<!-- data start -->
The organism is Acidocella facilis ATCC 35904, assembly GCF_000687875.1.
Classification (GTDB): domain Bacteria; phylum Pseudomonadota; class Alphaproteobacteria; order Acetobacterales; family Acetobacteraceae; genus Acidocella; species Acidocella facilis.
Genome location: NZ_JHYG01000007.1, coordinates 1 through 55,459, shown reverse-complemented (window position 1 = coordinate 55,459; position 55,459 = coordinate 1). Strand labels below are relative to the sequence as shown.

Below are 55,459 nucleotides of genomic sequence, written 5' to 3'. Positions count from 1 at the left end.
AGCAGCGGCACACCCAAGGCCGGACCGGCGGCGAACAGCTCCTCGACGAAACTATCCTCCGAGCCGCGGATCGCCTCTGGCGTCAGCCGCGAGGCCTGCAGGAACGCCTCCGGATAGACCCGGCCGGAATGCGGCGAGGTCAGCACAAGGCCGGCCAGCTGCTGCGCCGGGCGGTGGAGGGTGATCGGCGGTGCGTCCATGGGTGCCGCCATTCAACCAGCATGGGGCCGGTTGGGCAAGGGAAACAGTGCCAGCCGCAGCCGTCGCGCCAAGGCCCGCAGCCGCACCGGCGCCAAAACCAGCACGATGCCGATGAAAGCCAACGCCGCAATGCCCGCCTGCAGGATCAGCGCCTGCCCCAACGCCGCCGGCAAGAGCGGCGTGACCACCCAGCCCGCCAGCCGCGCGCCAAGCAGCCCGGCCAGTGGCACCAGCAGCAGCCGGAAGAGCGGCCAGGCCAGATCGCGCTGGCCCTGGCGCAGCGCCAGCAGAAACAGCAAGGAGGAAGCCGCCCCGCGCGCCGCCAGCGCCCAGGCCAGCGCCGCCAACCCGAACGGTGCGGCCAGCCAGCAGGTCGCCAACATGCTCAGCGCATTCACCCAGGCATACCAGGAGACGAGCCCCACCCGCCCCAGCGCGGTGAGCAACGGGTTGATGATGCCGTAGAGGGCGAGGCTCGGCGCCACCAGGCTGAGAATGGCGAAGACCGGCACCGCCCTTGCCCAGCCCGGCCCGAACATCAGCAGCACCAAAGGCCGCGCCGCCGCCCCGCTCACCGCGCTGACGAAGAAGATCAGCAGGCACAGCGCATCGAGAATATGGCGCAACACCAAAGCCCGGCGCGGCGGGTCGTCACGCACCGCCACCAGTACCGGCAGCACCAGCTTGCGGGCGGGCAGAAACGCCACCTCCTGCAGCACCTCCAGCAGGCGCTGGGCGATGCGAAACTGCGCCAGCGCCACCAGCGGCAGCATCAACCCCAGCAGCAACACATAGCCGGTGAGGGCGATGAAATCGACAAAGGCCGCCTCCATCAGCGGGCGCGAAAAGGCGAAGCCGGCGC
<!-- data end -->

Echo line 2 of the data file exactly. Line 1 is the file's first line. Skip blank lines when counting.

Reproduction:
Classification (GTDB): domain Bacteria; phylum Pseudomonadota; class Alphaproteobacteria; order Acetobacterales; family Acetobacteraceae; genus Acidocella; species Acidocella facilis.